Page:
Enough with theory. Let’s look at what we can do with linear and radial gradients. By layering them and controlling their size and positioning, we can create complex patterns that we can use as Web assets. Please note that in all of the following examples I’m presenting the gradients without vendor prefixes. To have them render in a browser that currently supports CSS gradients, you would need to provide the appropriate vendor prefix for that browser. When the current spec reaches recommendation status, browser vendors will drop their prefix.

In most of these examples I’ve used a transparent gray. This was so I could just add an background color to show through the transparency. Having the color controlled by the background color makes it easy to change the feel of the pattern.

Here’s a vertical stripe with the transparent gray stripe is separated by a 1 pixel transparent stripe:

background-image: 
   linear-gradient(0deg, 
      rgba(0,0,0,0.1) 75%, 
      transparent 75%);
background-size: 5px 100%;

vertical stripes gradient

Here’s the same stripe horizontal:

background-image: 
   linear-gradient(90deg, 
      rgba(0,0,0,0.1) 75%, 
      transparent 75%);
background-size: 100% 5px;

horizontal stripes gradient

And here it is slanted to the left:

background-image: 
   linear-gradient(45deg, 
      transparent 15%,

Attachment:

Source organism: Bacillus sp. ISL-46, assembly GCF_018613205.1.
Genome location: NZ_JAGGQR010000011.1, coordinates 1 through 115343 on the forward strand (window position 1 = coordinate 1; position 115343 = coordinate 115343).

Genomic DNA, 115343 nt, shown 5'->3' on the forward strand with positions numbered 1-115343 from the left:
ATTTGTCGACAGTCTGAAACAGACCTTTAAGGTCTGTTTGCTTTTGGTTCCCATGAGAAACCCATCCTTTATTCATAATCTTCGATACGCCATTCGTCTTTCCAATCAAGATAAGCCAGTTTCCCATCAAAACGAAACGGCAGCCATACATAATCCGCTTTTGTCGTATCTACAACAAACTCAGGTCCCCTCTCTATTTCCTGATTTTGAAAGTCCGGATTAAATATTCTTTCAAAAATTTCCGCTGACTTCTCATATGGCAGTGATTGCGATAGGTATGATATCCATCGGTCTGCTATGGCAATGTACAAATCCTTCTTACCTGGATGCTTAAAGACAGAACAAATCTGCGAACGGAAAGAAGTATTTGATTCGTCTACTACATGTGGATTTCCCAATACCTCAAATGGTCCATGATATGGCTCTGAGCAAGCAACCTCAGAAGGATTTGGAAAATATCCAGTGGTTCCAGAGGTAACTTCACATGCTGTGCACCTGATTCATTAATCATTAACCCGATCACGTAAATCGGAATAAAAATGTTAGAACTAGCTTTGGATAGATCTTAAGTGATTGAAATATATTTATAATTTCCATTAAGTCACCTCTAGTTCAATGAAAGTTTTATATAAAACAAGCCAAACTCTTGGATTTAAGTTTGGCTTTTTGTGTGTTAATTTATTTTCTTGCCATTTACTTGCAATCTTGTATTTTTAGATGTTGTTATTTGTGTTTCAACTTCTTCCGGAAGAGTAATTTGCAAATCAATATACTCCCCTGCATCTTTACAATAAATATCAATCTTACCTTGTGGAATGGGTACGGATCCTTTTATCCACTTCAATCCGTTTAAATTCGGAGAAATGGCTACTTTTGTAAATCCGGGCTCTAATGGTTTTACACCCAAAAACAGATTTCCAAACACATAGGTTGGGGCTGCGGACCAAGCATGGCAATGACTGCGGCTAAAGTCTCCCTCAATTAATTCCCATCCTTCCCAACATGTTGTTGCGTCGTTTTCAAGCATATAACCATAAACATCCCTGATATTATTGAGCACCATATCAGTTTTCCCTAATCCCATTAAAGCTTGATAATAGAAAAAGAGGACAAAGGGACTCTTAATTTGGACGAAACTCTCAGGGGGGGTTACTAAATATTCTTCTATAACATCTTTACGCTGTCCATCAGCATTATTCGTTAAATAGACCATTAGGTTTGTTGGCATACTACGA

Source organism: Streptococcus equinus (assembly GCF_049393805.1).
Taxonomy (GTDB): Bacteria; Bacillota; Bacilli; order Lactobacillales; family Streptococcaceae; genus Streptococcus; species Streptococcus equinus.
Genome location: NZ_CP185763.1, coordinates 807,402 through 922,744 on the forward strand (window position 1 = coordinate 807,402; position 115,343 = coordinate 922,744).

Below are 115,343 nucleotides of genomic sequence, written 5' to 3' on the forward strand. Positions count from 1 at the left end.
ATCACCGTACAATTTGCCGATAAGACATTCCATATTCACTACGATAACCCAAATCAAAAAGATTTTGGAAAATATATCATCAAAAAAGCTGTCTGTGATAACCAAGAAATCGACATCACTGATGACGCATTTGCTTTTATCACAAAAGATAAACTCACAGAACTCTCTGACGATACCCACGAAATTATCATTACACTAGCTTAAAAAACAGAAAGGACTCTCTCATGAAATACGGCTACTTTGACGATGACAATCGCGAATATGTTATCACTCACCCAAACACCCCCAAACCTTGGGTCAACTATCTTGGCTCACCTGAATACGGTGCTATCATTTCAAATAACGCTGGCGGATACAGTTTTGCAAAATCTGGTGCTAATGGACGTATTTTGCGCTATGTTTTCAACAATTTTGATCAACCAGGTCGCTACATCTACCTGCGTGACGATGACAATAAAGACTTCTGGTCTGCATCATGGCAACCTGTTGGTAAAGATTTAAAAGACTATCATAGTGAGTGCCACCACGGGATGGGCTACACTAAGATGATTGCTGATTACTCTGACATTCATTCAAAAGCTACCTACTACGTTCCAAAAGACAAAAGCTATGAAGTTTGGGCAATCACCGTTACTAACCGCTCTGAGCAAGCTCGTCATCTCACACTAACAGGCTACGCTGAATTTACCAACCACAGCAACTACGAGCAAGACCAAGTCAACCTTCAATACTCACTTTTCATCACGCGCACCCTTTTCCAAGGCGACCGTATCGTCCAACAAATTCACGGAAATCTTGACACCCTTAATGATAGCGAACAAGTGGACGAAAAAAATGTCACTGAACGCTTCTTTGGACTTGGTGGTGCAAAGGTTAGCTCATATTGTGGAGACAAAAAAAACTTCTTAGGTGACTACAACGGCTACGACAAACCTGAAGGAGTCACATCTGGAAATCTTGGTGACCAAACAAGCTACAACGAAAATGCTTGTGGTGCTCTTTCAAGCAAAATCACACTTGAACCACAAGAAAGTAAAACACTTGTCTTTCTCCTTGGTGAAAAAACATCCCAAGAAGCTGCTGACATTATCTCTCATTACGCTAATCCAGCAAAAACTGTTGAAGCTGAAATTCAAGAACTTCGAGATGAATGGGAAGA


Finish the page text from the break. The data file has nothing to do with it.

rgba(0,0,0,0.1) 15%, 
      rgba(0,0,0,0.1) 50%, 
      transparent 50%, 
      transparent 65%,
      rgba(0,0,0,0.1) 69%);
background-size: 6px 6px;

gradient of stripes slanting left

And then to the right:

background-image: 
   linear-gradient(-45deg, 
      transparent 15%,  
      rgba(0,0,0,0.1) 15%, 
      rgba(0,0,0,0.1) 50%, 
      transparent 50%, 
      transparent 65%,
      rgba(0,0,0,0.1) 65%);
background-size: 6px 6px;

gradient of stripes slanting right

Now lets have some fun with repeating linear gradients. Here’s vertical repeating stripes:

background-image: 
   repeating-linear-gradient(0deg, 
      rgba(0,0,0,0.1) 0px, 
      rgba(0,0,0,0.1) 5px, 
      transparent 5px, 
      transparent 10px);

repeating vertical stripes gradient

Horizontal repeating stripes:

background-image: 
   repeating-linear-gradient(90deg, 
      rgba(0,0,0,0.1) 0px, 
      rgba(0,0,0,0.1) 5px, 
      transparent 5px, 
      transparent 10px);

repeating horizontal stripes gradient

Left slanted repeating stripes:

background-image: 
   repeating-linear-gradient(45deg,
      rgba(0,0,0,0.1) 0px, 
      rgba(0,0,0,0.1) 5px, 
      transparent 5px, 
      transparent 10px);

repeating gradient of left leaning stripes

Right slanted repeating stripes:

background-image: 
   repeating-linear-gradient(-45deg,
      transparent, 
      transparent 5px, 
      rgba(0, 0, 0, 0.1) 5px, 
      rgba(0, 0, 0, 0.1) 10px);

repeating gradient of right leaning stripes

Now lets cross them:

background-image: 
   repeating-linear-gradient(0deg, 
      transparent 0,
      transparent 5px, 
      rgba(0, 0, 0, .1) 5px, 
      rgba(0, 0, 0, .1) 10px),
   repeating-linear-gradient(90deg, 
      transparent 0,
      transparent 5px, 
      rgba(0, 0, 0, .1) 5px, 
      rgba(0, 0, 0, .1) 10px);

checkered

And now criss-cross them:

background-image: 
   repeating-linear-gradient(-45deg,
      transparent, 
      transparent 5px,